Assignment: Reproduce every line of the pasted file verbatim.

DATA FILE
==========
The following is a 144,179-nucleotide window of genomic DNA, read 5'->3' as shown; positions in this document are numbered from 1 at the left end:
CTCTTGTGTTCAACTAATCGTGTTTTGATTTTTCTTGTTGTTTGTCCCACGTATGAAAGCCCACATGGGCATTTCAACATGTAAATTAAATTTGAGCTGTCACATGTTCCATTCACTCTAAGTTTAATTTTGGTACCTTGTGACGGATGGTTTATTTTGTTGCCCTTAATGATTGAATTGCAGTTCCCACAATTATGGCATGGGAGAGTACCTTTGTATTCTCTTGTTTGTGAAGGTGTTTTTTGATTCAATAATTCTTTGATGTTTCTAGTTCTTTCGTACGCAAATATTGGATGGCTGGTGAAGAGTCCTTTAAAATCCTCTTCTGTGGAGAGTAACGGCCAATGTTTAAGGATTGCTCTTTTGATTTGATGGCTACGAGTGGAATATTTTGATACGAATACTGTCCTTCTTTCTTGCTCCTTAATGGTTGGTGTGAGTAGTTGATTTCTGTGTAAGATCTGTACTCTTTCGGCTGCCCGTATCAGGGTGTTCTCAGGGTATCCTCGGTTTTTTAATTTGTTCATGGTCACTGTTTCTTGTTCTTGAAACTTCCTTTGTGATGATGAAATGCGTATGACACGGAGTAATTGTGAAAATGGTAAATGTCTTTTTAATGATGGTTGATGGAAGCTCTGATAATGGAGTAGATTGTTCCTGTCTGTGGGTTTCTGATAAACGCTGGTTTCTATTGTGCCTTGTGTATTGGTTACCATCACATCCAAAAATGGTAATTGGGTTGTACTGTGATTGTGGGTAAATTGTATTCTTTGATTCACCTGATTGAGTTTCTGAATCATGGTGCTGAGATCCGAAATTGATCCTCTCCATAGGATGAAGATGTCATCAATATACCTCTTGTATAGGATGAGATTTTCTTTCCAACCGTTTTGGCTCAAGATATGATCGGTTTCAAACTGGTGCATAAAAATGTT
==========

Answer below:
The following is a 144,179-nucleotide window of genomic DNA, read 5'->3' as shown; positions in this document are numbered from 1 at the left end:
CTCTTGTGTTCAACTAATCGTGTTTTGATTTTTCTTGTTGTTTGTCCCACGTATGAAAGCCCACATGGGCATTTCAACATGTAAATTAAATTTGAGCTGTCACATGTTCCATTCACTCTAAGTTTAATTTTGGTACCTTGTGACGGATGGTTTATTTTGTTGCCCTTAATGATTGAATTGCAGTTCCCACAATTATGGCATGGGAGAGTACCTTTGTATTCTCTTGTTTGTGAAGGTGTTTTTTGATTCAATAATTCTTTGATGTTTCTAGTTCTTTCGTACGCAAATATTGGATGGCTGGTGAAGAGTCCTTTAAAATCCTCTTCTGTGGAGAGTAACGGCCAATGTTTAAGGATTGCTCTTTTGATTTGATGGCTACGAGTGGAATATTTTGATACGAATACTGTCCTTCTTTCTTGCTCCTTAATGGTTGGTGTGAGTAGTTGATTTCTGTGTAAGATCTGTACTCTTTCGGCTGCCCGTATCAGGGTGTTCTCAGGGTATCCTCGGTTTTTTAATTTGTTCATGGTCACTGTTTCTTGTTCTTGAAACTTCCTTTGTGATGATGAAATGCGTATGACACGGAGTAATTGTGAAAATGGTAAATGTCTTTTTAATGATGGTTGATGGAAGCTCTGATAATGGAGTAGATTGTTCCTGTCTGTGGGTTTCTGATAAACGCTGGTTTCTATTGTGCCTTGTGTATTGGTTACCATCACATCCAAAAATGGTAATTGGGTTGTACTGTGATTGTGGGTAAATTGTATTCTTTGATTCACCTGATTGAGTTTCTGAATCATGGTGCTGAGATCCGAAATTGATCCTCTCCATAGGATGAAGATGTCATCAATATACCTCTTGTATAGGATGAGATTTTCTTTCCAACCGTTTTGGCTCAAGATATGATCGGTTTCAAACTGGTGCATAAAAATGTT